Published: 2019-02-25

A prospective randomized controlled trial comparing laparoscopic versus open Whipple’s procedure for periampullary malignancy

Pravin Bhingare, Sunil Wankhade, Brajesh B. Gupta, Sanjay Dakhore


Background: Laparoscopic surgery in cases of periampullary region malignancies has been emerging as a preferable alternative to open pancreatoduodenectomy due to their benefits such as early mobilization and shorter duration of hospital stay. We conducted this study to determine whether laparoscopic approach is comparable to open pancreatoduodenectomy in terms of hospital stay, blood loss, complications, pathological radicality with oncological safety and overall postoperative short-term outcomes.

Methods: This was a single-center, non-stratified, balanced allocation, open-label, parallel-group randomized control study in which patients who had undergone  Whipple’s procedure were included. Patients were randomized after confirmation of non-metastatic status into either the laparoscopy (N=15) or open surgery group (N=15). The primary outcome variable was duration of postoperative hospital stays. Secondary outcomes were duration of surgery, blood loss, complication rates (using definitions of the international study group of pancreatic surgery) and pathological radicality of resection.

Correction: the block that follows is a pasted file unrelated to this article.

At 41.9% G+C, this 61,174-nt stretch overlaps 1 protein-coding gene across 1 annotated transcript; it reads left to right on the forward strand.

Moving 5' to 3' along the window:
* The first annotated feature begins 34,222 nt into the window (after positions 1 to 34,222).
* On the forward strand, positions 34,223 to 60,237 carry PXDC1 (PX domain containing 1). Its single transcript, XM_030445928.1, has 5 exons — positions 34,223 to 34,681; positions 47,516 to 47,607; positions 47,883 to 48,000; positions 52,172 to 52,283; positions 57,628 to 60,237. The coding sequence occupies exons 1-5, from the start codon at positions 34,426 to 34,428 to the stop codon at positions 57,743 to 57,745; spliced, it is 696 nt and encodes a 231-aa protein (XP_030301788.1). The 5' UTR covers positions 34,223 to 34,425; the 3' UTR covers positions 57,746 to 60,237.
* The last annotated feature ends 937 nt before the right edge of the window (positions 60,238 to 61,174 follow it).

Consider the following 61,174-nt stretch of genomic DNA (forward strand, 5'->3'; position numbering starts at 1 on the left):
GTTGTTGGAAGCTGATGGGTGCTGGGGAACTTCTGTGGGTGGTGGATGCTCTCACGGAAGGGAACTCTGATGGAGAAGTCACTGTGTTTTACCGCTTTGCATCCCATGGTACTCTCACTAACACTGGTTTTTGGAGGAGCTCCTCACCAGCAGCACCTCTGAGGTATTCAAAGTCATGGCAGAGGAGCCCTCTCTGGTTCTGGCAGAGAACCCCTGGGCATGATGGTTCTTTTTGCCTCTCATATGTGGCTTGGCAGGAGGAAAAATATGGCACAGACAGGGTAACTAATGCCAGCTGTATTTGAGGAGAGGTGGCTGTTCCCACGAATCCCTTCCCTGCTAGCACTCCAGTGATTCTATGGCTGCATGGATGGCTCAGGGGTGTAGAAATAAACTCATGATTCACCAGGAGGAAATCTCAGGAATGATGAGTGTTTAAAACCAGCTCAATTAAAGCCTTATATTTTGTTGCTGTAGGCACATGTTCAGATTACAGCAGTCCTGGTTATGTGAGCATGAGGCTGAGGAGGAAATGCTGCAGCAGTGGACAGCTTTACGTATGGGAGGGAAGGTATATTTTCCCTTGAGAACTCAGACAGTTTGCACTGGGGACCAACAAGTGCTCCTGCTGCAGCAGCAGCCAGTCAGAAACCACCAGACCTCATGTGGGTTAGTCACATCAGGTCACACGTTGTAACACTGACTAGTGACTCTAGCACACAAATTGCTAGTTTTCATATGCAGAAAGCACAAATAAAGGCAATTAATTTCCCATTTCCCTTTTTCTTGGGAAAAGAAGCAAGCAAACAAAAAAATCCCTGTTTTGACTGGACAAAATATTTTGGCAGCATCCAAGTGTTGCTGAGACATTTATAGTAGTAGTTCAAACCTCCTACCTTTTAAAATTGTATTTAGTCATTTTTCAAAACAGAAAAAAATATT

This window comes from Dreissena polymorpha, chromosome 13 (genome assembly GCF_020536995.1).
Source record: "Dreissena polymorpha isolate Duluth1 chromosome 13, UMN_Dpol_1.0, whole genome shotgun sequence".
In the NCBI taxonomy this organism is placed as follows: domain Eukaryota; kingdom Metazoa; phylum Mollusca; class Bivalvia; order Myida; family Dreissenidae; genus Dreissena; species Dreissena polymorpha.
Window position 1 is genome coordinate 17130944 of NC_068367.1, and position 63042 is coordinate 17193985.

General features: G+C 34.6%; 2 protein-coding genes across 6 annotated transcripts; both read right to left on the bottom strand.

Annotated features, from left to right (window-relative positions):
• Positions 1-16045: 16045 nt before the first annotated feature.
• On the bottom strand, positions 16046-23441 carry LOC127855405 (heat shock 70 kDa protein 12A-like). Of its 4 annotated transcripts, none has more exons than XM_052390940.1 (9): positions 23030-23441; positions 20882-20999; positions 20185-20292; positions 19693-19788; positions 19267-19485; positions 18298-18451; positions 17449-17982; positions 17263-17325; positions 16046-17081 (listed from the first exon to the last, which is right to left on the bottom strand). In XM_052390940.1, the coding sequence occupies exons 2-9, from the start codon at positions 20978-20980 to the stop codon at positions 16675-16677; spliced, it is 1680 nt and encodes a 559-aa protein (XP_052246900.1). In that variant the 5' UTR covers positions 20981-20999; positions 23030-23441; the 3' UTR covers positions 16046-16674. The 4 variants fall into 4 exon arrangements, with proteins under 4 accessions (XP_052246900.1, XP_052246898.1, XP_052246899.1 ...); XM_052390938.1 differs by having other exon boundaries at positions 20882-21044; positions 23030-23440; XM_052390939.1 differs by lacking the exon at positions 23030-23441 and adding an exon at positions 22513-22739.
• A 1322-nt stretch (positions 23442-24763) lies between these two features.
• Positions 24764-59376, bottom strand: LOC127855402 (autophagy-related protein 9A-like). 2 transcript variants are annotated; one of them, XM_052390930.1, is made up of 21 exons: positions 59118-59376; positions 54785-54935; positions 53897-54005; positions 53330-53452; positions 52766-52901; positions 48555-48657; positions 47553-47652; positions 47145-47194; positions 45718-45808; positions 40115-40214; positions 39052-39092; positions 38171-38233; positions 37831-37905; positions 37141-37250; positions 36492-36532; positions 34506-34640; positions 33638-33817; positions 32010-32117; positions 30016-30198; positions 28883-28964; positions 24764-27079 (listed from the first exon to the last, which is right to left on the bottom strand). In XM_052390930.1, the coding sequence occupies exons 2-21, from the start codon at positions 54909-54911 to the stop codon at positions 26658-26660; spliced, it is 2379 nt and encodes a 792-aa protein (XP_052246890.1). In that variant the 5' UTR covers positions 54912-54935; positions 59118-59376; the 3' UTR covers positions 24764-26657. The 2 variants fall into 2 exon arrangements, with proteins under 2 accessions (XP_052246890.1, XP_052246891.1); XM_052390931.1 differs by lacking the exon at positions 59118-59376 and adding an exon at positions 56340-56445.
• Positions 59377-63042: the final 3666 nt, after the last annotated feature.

Results: Pain in abdomen was the predominant complaint which was seen in 12 (80%) and 10 (66%) patients each. The other common symptoms were weight loss, vomiting and jaundice. Surgical site infection, mean blood loss and mean operative duration was significantly lower in laparoscopic group (P<0.05). Mean tumor size was more in open group. Mortality was comparable in both the groups.

Conclusions: Laparoscopic pancreatoduodenectomy offers significant benefit in terms of hospital stay, surgical site infection, mean blood loss, mean operative duration and mean interval of duration receiving chemo/radiotherapy as compared to open surgery in cases of periampullary region malignancy.


Complications, Laparoscopic surgery, Outcome, Periampullary region malignancies

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